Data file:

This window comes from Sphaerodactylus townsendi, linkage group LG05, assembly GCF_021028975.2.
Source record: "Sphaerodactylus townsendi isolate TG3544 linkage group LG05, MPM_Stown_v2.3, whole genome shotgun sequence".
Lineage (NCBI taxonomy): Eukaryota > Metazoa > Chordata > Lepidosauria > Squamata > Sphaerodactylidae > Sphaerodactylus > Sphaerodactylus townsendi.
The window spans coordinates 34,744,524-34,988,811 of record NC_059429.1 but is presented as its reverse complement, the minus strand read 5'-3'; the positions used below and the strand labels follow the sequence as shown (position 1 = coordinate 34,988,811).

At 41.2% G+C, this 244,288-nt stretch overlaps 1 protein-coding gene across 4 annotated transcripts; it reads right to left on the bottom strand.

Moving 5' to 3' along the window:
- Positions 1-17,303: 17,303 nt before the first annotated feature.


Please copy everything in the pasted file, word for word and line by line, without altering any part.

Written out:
This window comes from Sphaerodactylus townsendi, linkage group LG05, assembly GCF_021028975.2.
Source record: "Sphaerodactylus townsendi isolate TG3544 linkage group LG05, MPM_Stown_v2.3, whole genome shotgun sequence".
Lineage (NCBI taxonomy): Eukaryota > Metazoa > Chordata > Lepidosauria > Squamata > Sphaerodactylidae > Sphaerodactylus > Sphaerodactylus townsendi.
The window spans coordinates 34,744,524-34,988,811 of record NC_059429.1 but is presented as its reverse complement, the minus strand read 5'-3'; the positions used below and the strand labels follow the sequence as shown (position 1 = coordinate 34,988,811).

At 41.2% G+C, this 244,288-nt stretch overlaps 1 protein-coding gene across 4 annotated transcripts; it reads right to left on the bottom strand.

Moving 5' to 3' along the window:
- Positions 1-17,303: 17,303 nt before the first annotated feature.